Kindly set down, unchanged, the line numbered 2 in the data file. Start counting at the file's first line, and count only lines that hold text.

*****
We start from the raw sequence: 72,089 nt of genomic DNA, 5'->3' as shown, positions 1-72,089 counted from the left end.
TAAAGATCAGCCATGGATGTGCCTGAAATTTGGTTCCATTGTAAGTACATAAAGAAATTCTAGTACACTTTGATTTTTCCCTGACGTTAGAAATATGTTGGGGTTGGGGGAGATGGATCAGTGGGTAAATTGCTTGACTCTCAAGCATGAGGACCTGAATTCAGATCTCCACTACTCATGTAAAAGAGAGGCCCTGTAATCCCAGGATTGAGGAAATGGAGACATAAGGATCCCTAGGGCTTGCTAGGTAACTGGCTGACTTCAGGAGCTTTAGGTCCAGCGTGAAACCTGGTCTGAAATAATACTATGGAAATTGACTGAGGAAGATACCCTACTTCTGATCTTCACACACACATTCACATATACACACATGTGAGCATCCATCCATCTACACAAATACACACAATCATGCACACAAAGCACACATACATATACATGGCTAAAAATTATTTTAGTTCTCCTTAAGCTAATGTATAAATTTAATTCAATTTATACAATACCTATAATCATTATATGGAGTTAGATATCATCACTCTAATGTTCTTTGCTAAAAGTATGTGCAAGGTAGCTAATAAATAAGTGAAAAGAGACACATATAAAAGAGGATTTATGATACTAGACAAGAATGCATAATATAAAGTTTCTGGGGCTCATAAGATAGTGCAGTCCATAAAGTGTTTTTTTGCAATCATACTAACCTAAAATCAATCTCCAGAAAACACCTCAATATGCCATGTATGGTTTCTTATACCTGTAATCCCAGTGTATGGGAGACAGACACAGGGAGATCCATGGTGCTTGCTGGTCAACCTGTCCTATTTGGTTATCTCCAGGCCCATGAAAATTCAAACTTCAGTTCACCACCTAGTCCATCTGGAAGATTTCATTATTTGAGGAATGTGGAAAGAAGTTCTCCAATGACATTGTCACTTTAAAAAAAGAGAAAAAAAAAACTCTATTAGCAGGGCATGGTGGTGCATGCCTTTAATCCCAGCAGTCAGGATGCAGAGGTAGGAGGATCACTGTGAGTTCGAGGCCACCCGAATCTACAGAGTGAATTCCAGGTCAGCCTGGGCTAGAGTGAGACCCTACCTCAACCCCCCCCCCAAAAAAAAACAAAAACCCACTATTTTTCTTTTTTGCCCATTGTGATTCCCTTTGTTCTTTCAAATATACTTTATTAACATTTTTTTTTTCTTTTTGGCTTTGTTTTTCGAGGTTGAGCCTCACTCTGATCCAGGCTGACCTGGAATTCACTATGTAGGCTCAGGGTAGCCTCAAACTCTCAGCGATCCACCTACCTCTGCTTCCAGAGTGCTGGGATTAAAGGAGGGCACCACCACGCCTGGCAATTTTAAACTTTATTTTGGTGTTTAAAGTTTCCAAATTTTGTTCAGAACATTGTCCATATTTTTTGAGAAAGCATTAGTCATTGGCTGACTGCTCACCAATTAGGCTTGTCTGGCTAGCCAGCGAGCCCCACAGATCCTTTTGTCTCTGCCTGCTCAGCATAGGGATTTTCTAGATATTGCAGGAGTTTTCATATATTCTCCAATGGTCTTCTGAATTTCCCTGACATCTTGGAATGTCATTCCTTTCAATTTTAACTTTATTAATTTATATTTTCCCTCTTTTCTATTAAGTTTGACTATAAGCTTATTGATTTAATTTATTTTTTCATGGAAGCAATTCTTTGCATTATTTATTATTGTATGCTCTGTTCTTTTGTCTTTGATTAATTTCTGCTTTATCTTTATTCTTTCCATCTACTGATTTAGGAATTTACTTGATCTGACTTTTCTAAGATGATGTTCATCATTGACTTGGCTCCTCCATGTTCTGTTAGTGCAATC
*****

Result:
TAAAGATCAGCCATGGATGTGCCTGAAATTTGGTTCCATTGTAAGTACATAAAGAAATTCTAGTACACTTTGATTTTTCCCTGACGTTAGAAATATGTTGGGGTTGGGGGAGATGGATCAGTGGGTAAATTGCTTGACTCTCAAGCATGAGGACCTGAATTCAGATCTCCACTACTCATGTAAAAGAGAGGCCCTGTAATCCCAGGATTGAGGAAATGGAGACATAAGGATCCCTAGGGCTTGCTAGGTAACTGGCTGACTTCAGGAGCTTTAGGTCCAGCGTGAAACCTGGTCTGAAATAATACTATGGAAATTGACTGAGGAAGATACCCTACTTCTGATCTTCACACACACATTCACATATACACACATGTGAGCATCCATCCATCTACACAAATACACACAATCATGCACACAAAGCACACATACATATACATGGCTAAAAATTATTTTAGTTCTCCTTAAGCTAATGTATAAATTTAATTCAATTTATACAATACCTATAATCATTATATGGAGTTAGATATCATCACTCTAATGTTCTTTGCTAAAAGTATGTGCAAGGTAGCTAATAAATAAGTGAAAAGAGACACATATAAAAGAGGATTTATGATACTAGACAAGAATGCATAATATAAAGTTTCTGGGGCTCATAAGATAGTGCAGTCCATAAAGTGTTTTTTTGCAATCATACTAACCTAAAATCAATCTCCAGAAAACACCTCAATATGCCATGTATGGTTTCTTATACCTGTAATCCCAGTGTATGGGAGACAGACACAGGGAGATCCATGGTGCTTGCTGGTCAACCTGTCCTATTTGGTTATCTCCAGGCCCATGAAAATTCAAACTTCAGTTCACCACCTAGTCCATCTGGAAGATTTCATTATTTGAGGAATGTGGAAAGAAGTTCTCCAATGACATTGTCACTTTAAAAAAAGAGAAAAAAAAAACTCTATTAGCAGGGCATGGTGGTGCATGCCTTTAATCCCAGCAGTCAGGATGCAGAGGTAGGAGGATCACTGTGAGTTCGAGGCCACCCGAATCTACAGAGTGAATTCCAGGTCAGCCTGGGCTAGAGTGAGACCCTACCTCAACCCCCCCCCCAAAAAAAAACAAAAACCCACTATTTTTCTTTTTTGCCCATTGTGATTCCCTTTGTTCTTTCAAATATACTTTATTAACATTTTTTTTTTCTTTTTGGCTTTGTTTTTCGAGGTTGAGCCTCACTCTGATCCAGGCTGACCTGGAATTCACTATGTAGGCTCAGGGTAGCCTCAAACTCTCAGCGATCCACCTACCTCTGCTTCCAGAGTGCTGGGATTAAAGGAGGGCACCACCACGCCTGGCAATTTTAAACTTTATTTTGGTGTTTAAAGTTTCCAAATTTTGTTCAGAACATTGTCCATATTTTTTGAGAAAGCATTAGTCATTGGCTGACTGCTCACCAATTAGGCTTGTCTGGCTAGCCAGCGAGCCCCACAGATCCTTTTGTCTCTGCCTGCTCAGCATAGGGATTTTCTAGATATTGCAGGAGTTTTCATATATTCTCCAATGGTCTTCTGAATTTCCCTGACATCTTGGAATGTCATTCCTTTCAATTTTAACTTTATTAATTTATATTTTCCCTCTTTTCTATTAAGTTTGACTATAAGCTTATTGATTTAATTTATTTTTTCATGGAAGCAATTCTTTGCATTATTTATTATTGTATGCTCTGTTCTTTTGTCTTTGATTAATTTCTGCTTTATCTTTATTCTTTCCATCTACTGATTTAGGAATTTACTTGATCTGACTTTTCTAAGATGATGTTCATCATTGACTTGGCTCCTCCATGTTCTGTTAGTGCAATC